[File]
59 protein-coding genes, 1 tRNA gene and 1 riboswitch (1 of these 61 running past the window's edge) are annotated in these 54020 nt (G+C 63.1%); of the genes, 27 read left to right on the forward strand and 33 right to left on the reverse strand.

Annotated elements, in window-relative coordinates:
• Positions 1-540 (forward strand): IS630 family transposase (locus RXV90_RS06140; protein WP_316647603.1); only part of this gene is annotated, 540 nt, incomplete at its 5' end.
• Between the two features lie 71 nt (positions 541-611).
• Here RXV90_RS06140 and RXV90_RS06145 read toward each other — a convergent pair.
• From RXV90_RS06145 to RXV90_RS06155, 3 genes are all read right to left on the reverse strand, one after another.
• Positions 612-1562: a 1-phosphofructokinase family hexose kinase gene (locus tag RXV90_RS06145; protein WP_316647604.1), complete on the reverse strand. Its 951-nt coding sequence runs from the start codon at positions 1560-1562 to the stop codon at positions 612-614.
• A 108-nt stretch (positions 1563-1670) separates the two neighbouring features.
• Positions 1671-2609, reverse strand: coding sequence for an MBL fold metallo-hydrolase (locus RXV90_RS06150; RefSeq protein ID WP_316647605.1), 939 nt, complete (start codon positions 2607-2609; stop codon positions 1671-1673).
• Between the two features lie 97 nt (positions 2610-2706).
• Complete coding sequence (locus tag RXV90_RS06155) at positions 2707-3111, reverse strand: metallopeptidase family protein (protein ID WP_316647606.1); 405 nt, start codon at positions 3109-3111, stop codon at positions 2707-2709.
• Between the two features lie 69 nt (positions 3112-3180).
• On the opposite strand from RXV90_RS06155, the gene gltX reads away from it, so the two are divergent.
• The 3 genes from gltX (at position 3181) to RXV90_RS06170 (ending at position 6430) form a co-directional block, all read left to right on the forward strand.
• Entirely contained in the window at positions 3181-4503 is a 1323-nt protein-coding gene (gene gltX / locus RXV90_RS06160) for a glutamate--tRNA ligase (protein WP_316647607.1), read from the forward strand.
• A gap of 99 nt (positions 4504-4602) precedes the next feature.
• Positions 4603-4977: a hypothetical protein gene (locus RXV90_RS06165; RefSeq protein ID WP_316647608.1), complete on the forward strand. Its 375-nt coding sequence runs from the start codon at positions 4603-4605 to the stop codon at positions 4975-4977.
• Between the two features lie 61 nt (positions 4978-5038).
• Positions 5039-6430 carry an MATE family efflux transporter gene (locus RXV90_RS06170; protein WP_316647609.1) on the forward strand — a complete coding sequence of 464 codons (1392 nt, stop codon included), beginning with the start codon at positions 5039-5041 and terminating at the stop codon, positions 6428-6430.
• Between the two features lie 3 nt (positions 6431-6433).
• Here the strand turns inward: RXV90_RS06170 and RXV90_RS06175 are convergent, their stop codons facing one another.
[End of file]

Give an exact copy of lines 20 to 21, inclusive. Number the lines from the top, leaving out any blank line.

• Between the two features lie 3 nt (positions 6431-6433).
• Here the strand turns inward: RXV90_RS06170 and RXV90_RS06175 are convergent, their stop codons facing one another.